David Dalan

69°19'15.35" N 18°44'22.74" E
#84
Thanksgiving, 1995 or 1996. I am in town visting the future outlaws with my Fiance. Figure I would take a stab at fly fishing for steelhead. By this time I had caught plenty of fish, but none on a bug rod. In fact I think this is the first time I could realistically say I was trying to angle for steelhead on a fly. I had a plan anyway and no backup gear rod.

Water was low, so I did my best "fat ninja" impression sneaking from place to place on the river where I could not see bottom. These long dark holes held fish (I was sure). I would cast upstream and mend like mad (I may or may not have learned about sink tip lines yet...) to get the fly down where I could no longer see it and then let it swing/dead drift.

Cast, mend, mend, mend...daydream. "Huh?" Hung up. Reel. Rod begins to buck lightly. Heart flutters. I gently keep reeling. Big buck emerges from the bottom of the hole, fly in his snout like a trained dog on a leash. Just rises up, no fuss. Big ass red stripe and huge. Heart pounding now.

Eyes transfixed on Mr. Steelhead. Mr. Steelhead thrashes once and is gone.

Out comes the fly, and Mr. Steelhead goes back into his hidy-hole. Thought briefly about diving in after him.

I never set the hook. Not even a litte. So completely caught off guard at hooking one, I just froze. When I play the tape in my head, I am sure that Mr. Steelhead was probably only vaguely aware something was pulling him up until the very end. One hookset and he would have been mine.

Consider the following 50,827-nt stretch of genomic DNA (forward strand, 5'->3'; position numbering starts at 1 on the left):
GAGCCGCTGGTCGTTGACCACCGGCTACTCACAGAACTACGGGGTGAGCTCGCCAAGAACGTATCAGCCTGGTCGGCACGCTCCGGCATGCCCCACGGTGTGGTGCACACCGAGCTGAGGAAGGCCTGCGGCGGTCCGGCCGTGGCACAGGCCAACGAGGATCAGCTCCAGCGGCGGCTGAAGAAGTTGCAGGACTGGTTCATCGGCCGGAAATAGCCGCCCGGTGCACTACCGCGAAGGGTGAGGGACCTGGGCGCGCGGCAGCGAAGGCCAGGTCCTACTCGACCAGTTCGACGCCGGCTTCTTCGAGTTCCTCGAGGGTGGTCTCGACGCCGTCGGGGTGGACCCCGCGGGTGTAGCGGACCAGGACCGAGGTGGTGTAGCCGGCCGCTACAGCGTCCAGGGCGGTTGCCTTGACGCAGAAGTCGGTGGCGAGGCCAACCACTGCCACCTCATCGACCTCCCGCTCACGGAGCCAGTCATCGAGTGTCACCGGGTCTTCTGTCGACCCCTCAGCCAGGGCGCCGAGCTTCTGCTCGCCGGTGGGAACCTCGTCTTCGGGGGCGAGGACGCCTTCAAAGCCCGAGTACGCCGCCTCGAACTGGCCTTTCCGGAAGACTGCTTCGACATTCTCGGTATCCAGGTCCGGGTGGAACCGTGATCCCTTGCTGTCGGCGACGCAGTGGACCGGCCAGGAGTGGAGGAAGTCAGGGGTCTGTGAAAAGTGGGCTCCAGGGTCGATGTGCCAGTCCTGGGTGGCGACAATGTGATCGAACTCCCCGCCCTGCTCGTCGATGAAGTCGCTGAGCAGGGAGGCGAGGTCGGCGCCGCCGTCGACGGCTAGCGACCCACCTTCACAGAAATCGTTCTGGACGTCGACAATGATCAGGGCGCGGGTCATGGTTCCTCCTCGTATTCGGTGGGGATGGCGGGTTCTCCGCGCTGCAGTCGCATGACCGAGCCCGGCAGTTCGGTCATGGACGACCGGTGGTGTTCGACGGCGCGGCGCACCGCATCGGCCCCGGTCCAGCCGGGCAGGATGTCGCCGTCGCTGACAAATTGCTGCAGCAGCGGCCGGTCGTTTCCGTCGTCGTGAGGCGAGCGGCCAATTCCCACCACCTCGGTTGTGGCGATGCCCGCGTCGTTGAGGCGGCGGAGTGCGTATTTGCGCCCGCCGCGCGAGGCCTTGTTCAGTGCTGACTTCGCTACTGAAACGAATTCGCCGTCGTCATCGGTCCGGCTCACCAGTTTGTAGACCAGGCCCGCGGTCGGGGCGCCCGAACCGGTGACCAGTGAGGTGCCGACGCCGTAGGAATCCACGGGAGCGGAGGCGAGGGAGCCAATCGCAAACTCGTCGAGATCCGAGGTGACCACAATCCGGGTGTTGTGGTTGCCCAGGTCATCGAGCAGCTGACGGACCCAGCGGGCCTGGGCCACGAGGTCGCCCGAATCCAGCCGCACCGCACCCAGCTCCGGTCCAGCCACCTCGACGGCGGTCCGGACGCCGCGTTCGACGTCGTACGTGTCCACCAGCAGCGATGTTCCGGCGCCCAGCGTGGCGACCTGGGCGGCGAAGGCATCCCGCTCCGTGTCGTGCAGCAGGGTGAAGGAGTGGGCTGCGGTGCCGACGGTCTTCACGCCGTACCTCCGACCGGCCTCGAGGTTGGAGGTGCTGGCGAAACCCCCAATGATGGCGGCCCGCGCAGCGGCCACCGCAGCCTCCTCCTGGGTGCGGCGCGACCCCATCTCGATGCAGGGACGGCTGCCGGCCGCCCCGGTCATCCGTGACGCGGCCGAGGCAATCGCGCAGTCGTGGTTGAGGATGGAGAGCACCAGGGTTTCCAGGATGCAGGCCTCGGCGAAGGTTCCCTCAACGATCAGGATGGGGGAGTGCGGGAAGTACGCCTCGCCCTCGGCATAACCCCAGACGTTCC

Sigh. A year later I would hook and land my first steel on the fly.
 
#86
At fifteen on a small stream in south west Colorado, the Piedra river. The water was a bit murky for flies so I threw on a black and yellow panther martin on my fly rod. I hooked a brown on a spinner in a deep hole. He surfaced two or three times and went deep. I figured about 24 inches at the time. All of a sudden it felt like he had wrapped me around a log and pulled tight and stiff. The spinner came free and shot up to the surface. All tolled I think I fought it for about 8-10 minutes.
A few days later my dad and I went fishing on the same stretch and he hooked into a huge brown with a grass hopper fly as soon as we got to MY HOLE! With my begrudgingly help we landed a 28 inch brown with his jaw split right up the middle through his lip and I just knew it! Best catch and release I ever saw!
 

Citori

Piscatorial Engineer
#87